The Call of the First Disciples
I can still remember when I was applying as a seminarian because I wanted to become a priest. I underwent a process and passed through several steps like: taking entrance exam, workshops, taking battery of tests, preliminary interviews, letter of application, recommendation from parish priest and others. When I was accepted, I stayed in the seminary for several years of intensive seminary formation which includes: taking up four-year philosophical studies, four-year theological studies, one year spiritual and pastoral formation, exposures where I was exposed to the harsh realities of life like immersing myself to the life situation of people especially in depressed areas and many more. This was to test if I am physically, mentally, psychologically and morally capable. After I successfully passed these processes I ask my bishop to ordain me.
Of course the disciples of Jesus do not undergo such kind of processes when they are called by Him. In today’s gospel, Andrew and Simon are simply casting their nets in the lake while James and John are putting their nets in order when Jesus calls them, ‘Come, follow me, I will make you fishers of men.’ Immediately they leave everything in the boat and follow Jesus. That instant, willing and ready! They have their seminary formation with Jesus for only three years or less.
This gospel passage about the calling of the first disciples gives us three things to reflect upon our own vocation as Christians: First, Jesus calls us in the normal activities of our day. Jesus ‘saw Simon and his brother Andrew casting their nets into the sea; they were fishermen.’ They are working and fulfilling their daily routine and Christ enters their lives surprisingly and calls them to be His apostles. They answer ‘yes’ because they are open to Him and trust Him. We hear Christ’s call more clearly and seek to please Him in our daily activities by being prayerful.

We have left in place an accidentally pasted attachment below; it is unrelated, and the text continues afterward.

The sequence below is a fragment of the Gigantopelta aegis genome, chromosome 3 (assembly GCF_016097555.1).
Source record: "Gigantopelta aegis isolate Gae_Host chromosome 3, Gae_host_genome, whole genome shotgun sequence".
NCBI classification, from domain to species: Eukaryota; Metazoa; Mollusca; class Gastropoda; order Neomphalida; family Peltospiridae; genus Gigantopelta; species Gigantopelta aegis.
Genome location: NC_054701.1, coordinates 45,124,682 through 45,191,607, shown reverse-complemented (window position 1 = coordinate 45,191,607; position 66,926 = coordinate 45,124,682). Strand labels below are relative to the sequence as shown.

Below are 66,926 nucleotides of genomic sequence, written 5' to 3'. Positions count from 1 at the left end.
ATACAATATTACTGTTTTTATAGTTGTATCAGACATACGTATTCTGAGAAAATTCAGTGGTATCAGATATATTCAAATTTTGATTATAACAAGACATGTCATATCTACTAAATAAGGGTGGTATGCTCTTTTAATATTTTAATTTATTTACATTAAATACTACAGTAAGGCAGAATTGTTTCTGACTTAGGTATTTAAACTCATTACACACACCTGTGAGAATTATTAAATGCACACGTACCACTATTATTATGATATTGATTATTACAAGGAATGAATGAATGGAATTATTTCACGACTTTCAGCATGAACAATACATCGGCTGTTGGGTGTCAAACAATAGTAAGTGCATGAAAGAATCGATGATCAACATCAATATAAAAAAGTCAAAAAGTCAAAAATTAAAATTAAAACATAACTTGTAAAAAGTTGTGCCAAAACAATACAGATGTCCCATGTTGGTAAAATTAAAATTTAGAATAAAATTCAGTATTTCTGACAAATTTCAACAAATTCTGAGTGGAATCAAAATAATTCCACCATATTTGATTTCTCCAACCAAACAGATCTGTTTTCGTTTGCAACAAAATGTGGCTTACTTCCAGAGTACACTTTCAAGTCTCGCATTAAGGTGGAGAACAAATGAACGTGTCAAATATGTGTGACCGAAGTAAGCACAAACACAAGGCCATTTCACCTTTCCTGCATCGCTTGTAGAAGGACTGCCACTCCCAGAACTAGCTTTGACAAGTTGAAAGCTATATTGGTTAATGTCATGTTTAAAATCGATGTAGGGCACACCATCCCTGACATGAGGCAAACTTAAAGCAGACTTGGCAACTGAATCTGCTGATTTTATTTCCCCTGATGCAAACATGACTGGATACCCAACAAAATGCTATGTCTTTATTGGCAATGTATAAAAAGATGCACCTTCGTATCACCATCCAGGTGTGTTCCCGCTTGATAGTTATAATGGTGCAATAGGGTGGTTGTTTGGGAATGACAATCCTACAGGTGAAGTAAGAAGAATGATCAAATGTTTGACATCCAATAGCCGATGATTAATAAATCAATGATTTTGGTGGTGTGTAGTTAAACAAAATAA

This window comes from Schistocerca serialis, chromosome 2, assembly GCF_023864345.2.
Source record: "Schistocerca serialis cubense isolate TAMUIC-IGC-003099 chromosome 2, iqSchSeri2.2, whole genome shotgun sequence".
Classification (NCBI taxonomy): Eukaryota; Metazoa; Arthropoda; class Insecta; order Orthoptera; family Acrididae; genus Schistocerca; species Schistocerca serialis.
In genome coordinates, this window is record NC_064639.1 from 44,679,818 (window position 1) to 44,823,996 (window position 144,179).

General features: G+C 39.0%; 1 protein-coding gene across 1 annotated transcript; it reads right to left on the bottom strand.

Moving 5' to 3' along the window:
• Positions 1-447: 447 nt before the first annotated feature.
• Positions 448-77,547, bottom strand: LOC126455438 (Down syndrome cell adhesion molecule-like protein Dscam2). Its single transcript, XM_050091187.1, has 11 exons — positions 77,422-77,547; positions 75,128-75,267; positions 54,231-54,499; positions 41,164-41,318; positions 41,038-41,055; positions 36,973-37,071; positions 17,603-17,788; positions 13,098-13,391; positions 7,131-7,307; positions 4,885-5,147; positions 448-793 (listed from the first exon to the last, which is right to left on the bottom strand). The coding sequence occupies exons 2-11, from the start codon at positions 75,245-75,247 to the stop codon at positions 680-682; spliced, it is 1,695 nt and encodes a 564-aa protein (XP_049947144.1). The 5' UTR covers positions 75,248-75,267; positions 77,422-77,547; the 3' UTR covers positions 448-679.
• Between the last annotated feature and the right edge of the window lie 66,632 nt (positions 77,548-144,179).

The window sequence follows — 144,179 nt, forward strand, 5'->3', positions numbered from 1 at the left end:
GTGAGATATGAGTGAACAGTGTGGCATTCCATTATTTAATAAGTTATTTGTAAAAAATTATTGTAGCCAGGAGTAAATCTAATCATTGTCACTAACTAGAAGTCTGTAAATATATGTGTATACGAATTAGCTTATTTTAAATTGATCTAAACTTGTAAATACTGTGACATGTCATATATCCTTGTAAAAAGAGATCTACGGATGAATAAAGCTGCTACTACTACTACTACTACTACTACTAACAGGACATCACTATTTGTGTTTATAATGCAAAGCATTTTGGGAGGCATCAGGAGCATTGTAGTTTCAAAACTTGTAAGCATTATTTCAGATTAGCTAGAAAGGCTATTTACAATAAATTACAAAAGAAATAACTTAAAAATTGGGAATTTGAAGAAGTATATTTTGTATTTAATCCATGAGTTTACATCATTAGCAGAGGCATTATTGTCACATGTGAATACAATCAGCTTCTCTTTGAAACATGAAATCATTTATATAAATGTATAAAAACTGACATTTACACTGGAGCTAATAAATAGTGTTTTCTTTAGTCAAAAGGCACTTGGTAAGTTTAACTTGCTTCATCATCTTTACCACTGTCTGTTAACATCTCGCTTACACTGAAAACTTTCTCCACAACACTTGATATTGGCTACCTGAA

Second, Jesus’ call is urgent. He says: “This is the time of fulfillment. The kingdom of God is at hand. Repent and believe in the gospel.” Jesus’ words transmit a sense of necessity and a demand to follow Him. Simon and Andrew sense the importance of the moment and so there is no time for them to rationalize the situation or rethink their options. Christ needs His disciples now.
We often hear Christ calls us urgently. His call seems to be always demanding and yet loving. He wants us to personally experience Him and the good news which is His love. Fr. Marcial Maciel (LC June 18, 1985) said: “Don’t be deceived, my dear young people. Following Christ is hard, difficult and costly. But there is no other way to be happy in this life.” In other words, don’t postpone, don’t delay.
Third, following Jesus often means changing some aspect of our lives. He calls us to repent from our old habits, ways of thinking and ways of living in order to fully believe in and live according to His Word. If we are going to be truly alive, in accord with the demands of God’s word, we must be in a constant mode of conversion which is, leaving the old self in the past and living according to the new self in Christ at present.
There are many souls waiting for the salvation of Christ. He only needs fishers who will go out and gather them in. This mission He places in our hands will result in the biggest catch. Let us love our mission.